untitled [Bryan]

I would like to be something more than a receptacle

for hunger and bad behavior. I would like

to not be so pliant or so transfixed by my own

damnable curiosity. I would like you to keep

your hands where I can see them. And I would like

to not be the thing that makes you unfaithful. Continue reading

a little failure and stupidity

You know, I think the most difficult things about graduate school (and becoming a scientist) are a) learning to be stupid, and b) developing a thick skin against failure.

It’s taken me two years, but I think I’m finally getting better at being stupid. I’m still working on the failure bit. My PI once called me “angsty and self-editing” and, while I think I’ve gained more awareness of myself in the last year, his assessment still holds true, and I still tend to take failure very personally. In some ways, that’s a good thing; it galvanizes me to work harder and perform better. In other ways, not so much: I begin to question whether or not I’m cut out for science.

However, after opening up to my PI and others about it, I’ve realized that the feelings of being stupid and of being a waste may never go away. I would wager that the majority of scientists have impostor syndrome. What’s more, failure is just a part of the scientific process. Things don’t work quite often, especially if you shun “safe” science. There are labs in our department that churn out papers with a surprisingly stead regularity, but they do this at the cost of lacking innovation. They perform the same kinds of experiments ad nauseam, almost, it seems, without thinking about what kind of impact they are having on science. If you want to do something really innovative, failure is going to predominate at least the early stages of the work. It’s learning to think of failure in a constructive way that’s difficult, and sometimes hindered by the attitudes of those around you.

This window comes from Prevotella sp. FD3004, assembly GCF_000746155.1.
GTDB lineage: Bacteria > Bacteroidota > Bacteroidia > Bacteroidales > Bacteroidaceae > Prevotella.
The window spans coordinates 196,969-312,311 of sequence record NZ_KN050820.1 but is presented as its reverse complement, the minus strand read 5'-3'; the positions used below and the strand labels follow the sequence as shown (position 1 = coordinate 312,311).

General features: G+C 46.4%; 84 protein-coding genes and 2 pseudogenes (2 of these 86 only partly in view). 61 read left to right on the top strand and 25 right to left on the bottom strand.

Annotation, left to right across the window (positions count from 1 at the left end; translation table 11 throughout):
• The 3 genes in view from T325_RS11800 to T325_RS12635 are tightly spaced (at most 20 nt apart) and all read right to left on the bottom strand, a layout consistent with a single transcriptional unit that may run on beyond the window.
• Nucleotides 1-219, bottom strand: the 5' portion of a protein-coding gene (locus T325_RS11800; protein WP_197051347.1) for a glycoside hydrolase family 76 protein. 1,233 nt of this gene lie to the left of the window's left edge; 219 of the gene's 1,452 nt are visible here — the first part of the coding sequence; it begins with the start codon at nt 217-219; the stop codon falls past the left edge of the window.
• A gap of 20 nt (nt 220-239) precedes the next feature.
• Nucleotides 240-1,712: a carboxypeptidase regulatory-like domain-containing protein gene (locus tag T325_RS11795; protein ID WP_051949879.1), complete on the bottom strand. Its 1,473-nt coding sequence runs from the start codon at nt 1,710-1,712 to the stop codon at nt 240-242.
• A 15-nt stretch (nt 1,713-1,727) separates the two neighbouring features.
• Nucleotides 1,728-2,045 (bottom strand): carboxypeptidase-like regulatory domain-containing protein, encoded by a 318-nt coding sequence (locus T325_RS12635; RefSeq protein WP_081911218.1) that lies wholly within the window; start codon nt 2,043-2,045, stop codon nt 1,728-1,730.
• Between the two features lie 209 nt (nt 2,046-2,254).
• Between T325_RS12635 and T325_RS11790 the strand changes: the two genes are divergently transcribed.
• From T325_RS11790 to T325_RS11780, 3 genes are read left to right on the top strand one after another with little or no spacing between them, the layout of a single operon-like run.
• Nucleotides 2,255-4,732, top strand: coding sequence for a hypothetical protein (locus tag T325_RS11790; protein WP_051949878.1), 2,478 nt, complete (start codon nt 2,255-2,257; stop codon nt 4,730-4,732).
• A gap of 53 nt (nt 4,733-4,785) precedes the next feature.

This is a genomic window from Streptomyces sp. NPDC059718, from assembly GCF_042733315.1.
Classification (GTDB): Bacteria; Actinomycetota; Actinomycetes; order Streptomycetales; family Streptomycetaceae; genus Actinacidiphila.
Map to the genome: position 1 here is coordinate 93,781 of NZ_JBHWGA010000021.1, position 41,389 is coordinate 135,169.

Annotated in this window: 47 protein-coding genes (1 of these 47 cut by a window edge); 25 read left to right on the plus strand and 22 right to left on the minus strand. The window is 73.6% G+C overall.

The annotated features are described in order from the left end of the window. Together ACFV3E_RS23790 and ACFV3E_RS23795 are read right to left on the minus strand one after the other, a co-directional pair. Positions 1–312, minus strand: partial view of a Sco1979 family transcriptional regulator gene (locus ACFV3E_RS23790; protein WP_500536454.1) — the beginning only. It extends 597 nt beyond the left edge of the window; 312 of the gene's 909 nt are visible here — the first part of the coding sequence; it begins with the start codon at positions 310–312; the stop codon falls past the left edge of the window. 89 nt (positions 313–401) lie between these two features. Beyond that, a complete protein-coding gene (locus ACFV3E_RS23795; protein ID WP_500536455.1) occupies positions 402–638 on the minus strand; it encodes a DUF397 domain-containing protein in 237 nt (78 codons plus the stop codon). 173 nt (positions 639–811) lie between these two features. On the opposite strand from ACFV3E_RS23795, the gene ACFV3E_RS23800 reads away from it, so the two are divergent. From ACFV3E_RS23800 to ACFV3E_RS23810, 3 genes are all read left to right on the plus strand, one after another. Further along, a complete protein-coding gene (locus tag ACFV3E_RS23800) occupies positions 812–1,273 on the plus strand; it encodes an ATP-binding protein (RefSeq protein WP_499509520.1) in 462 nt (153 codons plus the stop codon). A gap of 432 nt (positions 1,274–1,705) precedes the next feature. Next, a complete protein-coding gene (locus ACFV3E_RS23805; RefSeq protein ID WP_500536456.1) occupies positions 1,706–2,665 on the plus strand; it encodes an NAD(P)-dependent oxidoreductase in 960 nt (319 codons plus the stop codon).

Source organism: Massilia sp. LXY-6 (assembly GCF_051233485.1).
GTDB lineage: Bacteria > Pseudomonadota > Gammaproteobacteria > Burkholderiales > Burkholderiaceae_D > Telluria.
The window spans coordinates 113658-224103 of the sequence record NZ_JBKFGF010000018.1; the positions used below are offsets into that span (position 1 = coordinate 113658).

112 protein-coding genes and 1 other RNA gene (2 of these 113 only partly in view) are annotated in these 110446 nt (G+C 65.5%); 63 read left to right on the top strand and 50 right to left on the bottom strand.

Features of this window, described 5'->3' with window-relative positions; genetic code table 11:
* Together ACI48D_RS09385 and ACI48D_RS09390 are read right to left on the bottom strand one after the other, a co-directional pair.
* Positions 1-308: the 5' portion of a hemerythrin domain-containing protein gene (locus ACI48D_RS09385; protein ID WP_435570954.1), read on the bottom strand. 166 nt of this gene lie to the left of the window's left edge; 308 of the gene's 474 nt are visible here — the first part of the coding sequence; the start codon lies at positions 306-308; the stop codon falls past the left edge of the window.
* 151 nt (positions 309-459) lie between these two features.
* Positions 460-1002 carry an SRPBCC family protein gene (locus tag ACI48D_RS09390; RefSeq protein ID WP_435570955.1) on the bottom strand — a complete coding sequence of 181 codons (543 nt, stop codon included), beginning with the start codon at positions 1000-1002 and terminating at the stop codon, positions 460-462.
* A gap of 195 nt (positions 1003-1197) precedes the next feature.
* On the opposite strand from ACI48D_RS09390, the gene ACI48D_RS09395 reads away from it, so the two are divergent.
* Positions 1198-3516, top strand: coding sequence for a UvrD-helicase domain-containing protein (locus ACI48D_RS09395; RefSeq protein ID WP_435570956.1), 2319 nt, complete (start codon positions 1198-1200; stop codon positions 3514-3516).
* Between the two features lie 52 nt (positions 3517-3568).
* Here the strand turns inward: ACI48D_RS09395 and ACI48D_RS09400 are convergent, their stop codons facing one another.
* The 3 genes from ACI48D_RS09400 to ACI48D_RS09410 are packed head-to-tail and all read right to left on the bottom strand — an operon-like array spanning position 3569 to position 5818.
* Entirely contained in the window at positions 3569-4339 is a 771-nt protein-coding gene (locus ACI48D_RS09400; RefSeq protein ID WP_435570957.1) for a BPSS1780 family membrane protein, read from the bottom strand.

There’s an article by Martin A. Schwarz titled “The Importance of Stupidity in Scientific Research“. While it doesn’t really provide any answers, its comforting to know that, as isolated as one sometimes feels, I am definitely not the first baby scientist to wrestle with these issues.

But, I digress. Time to get cracking on my comps proposal.